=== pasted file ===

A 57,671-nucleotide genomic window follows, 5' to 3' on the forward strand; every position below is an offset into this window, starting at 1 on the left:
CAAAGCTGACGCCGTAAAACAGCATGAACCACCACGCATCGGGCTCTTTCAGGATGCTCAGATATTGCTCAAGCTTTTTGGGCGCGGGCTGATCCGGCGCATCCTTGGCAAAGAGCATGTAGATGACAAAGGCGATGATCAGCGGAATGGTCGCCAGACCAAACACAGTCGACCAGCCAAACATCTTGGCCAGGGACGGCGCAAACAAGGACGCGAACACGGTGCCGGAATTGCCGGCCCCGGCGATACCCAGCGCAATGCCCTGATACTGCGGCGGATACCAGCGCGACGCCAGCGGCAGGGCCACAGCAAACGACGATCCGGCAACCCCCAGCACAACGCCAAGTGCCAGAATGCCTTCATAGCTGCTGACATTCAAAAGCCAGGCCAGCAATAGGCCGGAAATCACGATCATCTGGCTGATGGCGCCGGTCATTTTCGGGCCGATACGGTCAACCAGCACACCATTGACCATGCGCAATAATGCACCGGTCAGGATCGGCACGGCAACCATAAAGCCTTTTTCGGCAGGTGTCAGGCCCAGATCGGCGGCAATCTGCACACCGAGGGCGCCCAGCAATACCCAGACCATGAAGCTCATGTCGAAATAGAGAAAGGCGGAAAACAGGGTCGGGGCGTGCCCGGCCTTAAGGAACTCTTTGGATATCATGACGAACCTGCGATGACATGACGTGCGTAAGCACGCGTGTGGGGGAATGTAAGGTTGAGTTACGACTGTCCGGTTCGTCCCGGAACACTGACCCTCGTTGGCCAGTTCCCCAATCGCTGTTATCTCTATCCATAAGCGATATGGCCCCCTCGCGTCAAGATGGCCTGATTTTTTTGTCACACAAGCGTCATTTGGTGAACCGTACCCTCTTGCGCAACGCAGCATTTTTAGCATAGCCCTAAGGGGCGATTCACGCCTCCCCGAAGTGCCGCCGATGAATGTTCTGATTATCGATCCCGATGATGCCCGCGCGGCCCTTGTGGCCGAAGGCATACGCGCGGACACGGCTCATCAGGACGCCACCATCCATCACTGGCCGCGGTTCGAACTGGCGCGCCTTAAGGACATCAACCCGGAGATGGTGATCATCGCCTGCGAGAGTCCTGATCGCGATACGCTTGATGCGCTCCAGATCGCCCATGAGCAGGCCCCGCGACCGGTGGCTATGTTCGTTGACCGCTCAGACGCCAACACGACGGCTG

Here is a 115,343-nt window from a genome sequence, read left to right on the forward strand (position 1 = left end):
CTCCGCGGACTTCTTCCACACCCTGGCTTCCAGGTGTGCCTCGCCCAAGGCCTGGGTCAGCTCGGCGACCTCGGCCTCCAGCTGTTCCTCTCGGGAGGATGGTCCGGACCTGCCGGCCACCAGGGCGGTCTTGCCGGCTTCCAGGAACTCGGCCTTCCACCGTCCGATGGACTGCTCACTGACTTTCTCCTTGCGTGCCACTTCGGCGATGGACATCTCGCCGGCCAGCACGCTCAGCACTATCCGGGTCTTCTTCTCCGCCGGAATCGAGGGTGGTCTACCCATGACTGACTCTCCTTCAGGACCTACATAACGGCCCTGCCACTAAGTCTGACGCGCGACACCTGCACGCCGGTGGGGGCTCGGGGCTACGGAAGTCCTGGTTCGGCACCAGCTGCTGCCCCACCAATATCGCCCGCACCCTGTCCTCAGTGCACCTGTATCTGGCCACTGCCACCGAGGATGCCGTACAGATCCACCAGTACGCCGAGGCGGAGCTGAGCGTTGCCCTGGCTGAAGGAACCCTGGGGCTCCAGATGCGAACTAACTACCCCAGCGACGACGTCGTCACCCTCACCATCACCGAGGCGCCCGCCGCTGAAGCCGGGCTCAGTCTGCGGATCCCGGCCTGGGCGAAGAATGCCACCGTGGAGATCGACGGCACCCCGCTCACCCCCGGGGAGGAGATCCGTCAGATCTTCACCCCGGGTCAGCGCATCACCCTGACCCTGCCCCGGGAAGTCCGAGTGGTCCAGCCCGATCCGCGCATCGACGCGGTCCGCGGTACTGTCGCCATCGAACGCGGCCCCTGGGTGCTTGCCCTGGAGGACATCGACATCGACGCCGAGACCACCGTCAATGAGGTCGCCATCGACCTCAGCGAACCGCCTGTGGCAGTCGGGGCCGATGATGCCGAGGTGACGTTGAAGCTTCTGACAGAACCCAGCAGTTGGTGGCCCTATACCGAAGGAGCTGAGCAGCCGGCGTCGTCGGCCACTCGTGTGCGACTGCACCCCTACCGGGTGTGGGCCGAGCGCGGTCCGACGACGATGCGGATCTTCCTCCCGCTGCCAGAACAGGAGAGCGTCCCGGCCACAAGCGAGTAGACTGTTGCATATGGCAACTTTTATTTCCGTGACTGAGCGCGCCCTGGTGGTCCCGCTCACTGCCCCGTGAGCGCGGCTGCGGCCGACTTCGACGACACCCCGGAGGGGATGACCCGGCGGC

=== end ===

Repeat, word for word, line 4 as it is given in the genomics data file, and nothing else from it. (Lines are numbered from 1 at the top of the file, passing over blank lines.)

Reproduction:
CTCCGCGGACTTCTTCCACACCCTGGCTTCCAGGTGTGCCTCGCCCAAGGCCTGGGTCAGCTCGGCGACCTCGGCCTCCAGCTGTTCCTCTCGGGAGGATGGTCCGGACCTGCCGGCCACCAGGGCGGTCTTGCCGGCTTCCAGGAACTCGGCCTTCCACCGTCCGATGGACTGCTCACTGACTTTCTCCTTGCGTGCCACTTCGGCGATGGACATCTCGCCGGCCAGCACGCTCAGCACTATCCGGGTCTTCTTCTCCGCCGGAATCGAGGGTGGTCTACCCATGACTGACTCTCCTTCAGGACCTACATAACGGCCCTGCCACTAAGTCTGACGCGCGACACCTGCACGCCGGTGGGGGCTCGGGGCTACGGAAGTCCTGGTTCGGCACCAGCTGCTGCCCCACCAATATCGCCCGCACCCTGTCCTCAGTGCACCTGTATCTGGCCACTGCCACCGAGGATGCCGTACAGATCCACCAGTACGCCGAGGCGGAGCTGAGCGTTGCCCTGGCTGAAGGAACCCTGGGGCTCCAGATGCGAACTAACTACCCCAGCGACGACGTCGTCACCCTCACCATCACCGAGGCGCCCGCCGCTGAAGCCGGGCTCAGTCTGCGGATCCCGGCCTGGGCGAAGAATGCCACCGTGGAGATCGACGGCACCCCGCTCACCCCCGGGGAGGAGATCCGTCAGATCTTCACCCCGGGTCAGCGCATCACCCTGACCCTGCCCCGGGAAGTCCGAGTGGTCCAGCCCGATCCGCGCATCGACGCGGTCCGCGGTACTGTCGCCATCGAACGCGGCCCCTGGGTGCTTGCCCTGGAGGACATCGACATCGACGCCGAGACCACCGTCAATGAGGTCGCCATCGACCTCAGCGAACCGCCTGTGGCAGTCGGGGCCGATGATGCCGAGGTGACGTTGAAGCTTCTGACAGAACCCAGCAGTTGGTGGCCCTATACCGAAGGAGCTGAGCAGCCGGCGTCGTCGGCCACTCGTGTGCGACTGCACCCCTACCGGGTGTGGGCCGAGCGCGGTCCGACGACGATGCGGATCTTCCTCCCGCTGCCAGAACAGGAGAGCGTCCCGGCCACAAGCGAGTAGACTGTTGCATATGGCAACTTTTATTTCCGTGACTGAGCGCGCCCTGGTGGTCCCGCTCACTGCCCCGTGAGCGCGGCTGCGGCCGACTTCGACGACACCCCGGAGGGGATGACCCGGCGGC